Studying these cells could lead to new treatments for diseases ranging from gastrointestinal disease to diabetes.
In response to requests from the MIT community, the MIT Medical Department has added two female physicians to its obstetrics and gynecology service. Dr. Lori A. Wroble joined the service as a full-time physician in August, while Dr. Carey M. York was appointed on a part-time basis in July.
"We've restructured the service to provide more care on campus and more continuity of care," said Linda Rounds, executive director of the medical department. The changes will boost the availability of prenatal and gynecological care and free up more time for scheduled appointments, she added.
"The addition of female physicians meets a stated request by the MIT population," of which women are an increasingly large proportion, said Dolores Vidal, the service's nurse coordinator and a nurse practitioner. "It makes the accessibility better; the waiting times are shorter." When Dr. Liau was the only full-time female OB/GYN doctor, "the queue to see her was extremely long," Ms. Rounds said.
The hirings raise the OB/GYN physician complement to six: Drs. York and Annie Liau are full-time, while Drs. Charles Eades, William Finlayson, Laurent Delli-Bori and York are part-time. The service also includes nurse practitioners Karen Halvorson and Vidal, and nurse midwife Barbara Merrifield. Both full-time and two of the four part-time obstetrician/gynecologists are now women, Ms. Vidal noted.
Although the OB/GYN service had had a vacancy for some time, MIT, like other organizations, had trouble finding candidates because of a scarcity everywhere of obstetrician/gynecologists. Until this summer, the service used fellows to provide coverage, Ms. Rounds said.
A Massachusetts native, Dr. Wroble received her BA from Amherst College in 1981 and her MD from Boston University in 1985. She did her internship and residency at Tripler Army Medical Center in Honolulu and completed her military service at Fort Polk, LA, where she was on the staff of Bayne Jones Army Community Hospital, most recently as chief of OB/GYN Services. Her husband is currently doing a fellowship in pediatric cardiology at Children's Hospital.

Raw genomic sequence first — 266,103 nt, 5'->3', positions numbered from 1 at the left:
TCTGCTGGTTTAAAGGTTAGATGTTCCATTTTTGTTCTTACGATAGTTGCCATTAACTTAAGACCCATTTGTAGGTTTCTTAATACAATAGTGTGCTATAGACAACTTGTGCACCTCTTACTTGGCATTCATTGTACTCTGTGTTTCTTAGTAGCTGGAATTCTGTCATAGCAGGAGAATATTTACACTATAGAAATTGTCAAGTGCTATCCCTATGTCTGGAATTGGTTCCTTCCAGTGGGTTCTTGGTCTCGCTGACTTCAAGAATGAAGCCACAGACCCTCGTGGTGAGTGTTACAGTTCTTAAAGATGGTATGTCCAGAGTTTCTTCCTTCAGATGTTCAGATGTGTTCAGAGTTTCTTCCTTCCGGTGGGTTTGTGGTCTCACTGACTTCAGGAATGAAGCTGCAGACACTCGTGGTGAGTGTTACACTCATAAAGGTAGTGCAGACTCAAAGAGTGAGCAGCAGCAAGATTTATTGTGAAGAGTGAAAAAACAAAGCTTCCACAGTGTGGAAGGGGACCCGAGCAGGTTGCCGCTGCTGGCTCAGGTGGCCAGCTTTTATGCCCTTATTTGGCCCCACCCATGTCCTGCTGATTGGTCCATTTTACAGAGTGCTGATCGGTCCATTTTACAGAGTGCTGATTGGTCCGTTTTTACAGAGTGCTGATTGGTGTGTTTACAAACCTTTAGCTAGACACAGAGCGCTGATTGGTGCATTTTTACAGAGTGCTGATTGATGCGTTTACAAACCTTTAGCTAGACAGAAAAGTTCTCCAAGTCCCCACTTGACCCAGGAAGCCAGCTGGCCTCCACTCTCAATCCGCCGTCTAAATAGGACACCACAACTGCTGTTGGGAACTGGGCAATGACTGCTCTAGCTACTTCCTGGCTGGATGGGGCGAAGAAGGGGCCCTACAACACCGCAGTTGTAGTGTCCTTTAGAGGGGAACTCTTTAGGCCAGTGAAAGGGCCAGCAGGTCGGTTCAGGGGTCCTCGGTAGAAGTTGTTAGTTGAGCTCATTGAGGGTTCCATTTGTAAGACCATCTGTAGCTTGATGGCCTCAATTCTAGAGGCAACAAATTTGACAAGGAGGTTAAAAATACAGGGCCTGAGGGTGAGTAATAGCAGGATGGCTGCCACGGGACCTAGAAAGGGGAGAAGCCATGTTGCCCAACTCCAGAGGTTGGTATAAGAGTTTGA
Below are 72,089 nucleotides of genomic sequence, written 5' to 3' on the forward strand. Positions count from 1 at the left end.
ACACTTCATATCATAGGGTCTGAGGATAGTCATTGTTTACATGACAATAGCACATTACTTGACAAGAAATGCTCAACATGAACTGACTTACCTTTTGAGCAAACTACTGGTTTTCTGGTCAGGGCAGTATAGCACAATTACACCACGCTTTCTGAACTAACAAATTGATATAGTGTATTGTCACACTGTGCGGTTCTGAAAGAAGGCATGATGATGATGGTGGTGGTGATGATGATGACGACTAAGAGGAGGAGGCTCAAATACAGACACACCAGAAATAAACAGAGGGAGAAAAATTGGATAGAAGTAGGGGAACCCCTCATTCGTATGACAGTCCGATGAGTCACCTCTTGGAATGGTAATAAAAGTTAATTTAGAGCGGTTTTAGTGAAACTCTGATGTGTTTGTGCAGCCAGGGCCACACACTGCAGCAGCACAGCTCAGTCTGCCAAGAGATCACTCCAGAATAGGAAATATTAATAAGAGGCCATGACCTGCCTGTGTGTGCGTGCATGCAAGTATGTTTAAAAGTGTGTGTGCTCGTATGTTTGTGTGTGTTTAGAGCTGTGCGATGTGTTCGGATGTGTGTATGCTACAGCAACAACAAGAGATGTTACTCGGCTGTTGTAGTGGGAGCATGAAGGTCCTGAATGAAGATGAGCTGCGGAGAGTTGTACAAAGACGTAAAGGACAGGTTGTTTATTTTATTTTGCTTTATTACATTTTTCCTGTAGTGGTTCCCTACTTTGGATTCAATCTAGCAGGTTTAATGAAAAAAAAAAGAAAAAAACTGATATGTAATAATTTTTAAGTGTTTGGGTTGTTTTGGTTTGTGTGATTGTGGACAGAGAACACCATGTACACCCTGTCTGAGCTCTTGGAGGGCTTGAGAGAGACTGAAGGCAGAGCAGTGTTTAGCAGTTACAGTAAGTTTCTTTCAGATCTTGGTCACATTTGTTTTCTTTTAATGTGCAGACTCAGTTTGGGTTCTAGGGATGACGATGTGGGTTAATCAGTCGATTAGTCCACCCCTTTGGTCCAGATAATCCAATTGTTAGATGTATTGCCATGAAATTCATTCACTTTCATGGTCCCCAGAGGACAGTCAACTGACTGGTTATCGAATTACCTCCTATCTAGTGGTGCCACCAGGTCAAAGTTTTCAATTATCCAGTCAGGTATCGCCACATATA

"I'm very impressed with the amount of time we have with patients," Dr. Wroble said in discussing differences between her previous position and her job at MIT. She added that working within the medical department's HMO structure allows her to have a more regular schedule than in private practice, so she can spend more time with her family. Dr. Wroble has three children ages eight, five and three; two of them have participated in the MIT Day Camp and the Technology Children's Center since her arrival. "It's nice to have all those things available in the family of MIT," she said.
Dr. York finished her residency at Brigham and Women's Hospital and Massachusetts General Hospital in July. She graduated from Harvard and Radcliffe Colleges in 1985 and received her MD from Harvard Medical School in 1989. Dr. York works a 70 percent schedule at MIT and also sees private patients at Massachusetts General Hospital, teaches residents and works in a neighborhood clinic in Revere.
The variety of patients as well as the amount of time available with them during appointments are advantages at MIT, Dr. York said. Those who use the medical department are of all different ages and come from all over the world, said Dr. York, who grew up in England. "We take care of the whole MIT community, from janitors to the president," she observed. "I've really enjoyed it here so far."
OB/GYN staff members oversee about 200 deliveries of babies each year at Brigham and Women's Hospital, where they have admitting privileges, Ms. Vidal said.
A version of this article appeared in the November 3, 1993 issue of MIT Tech Talk (Volume 38, Number 12).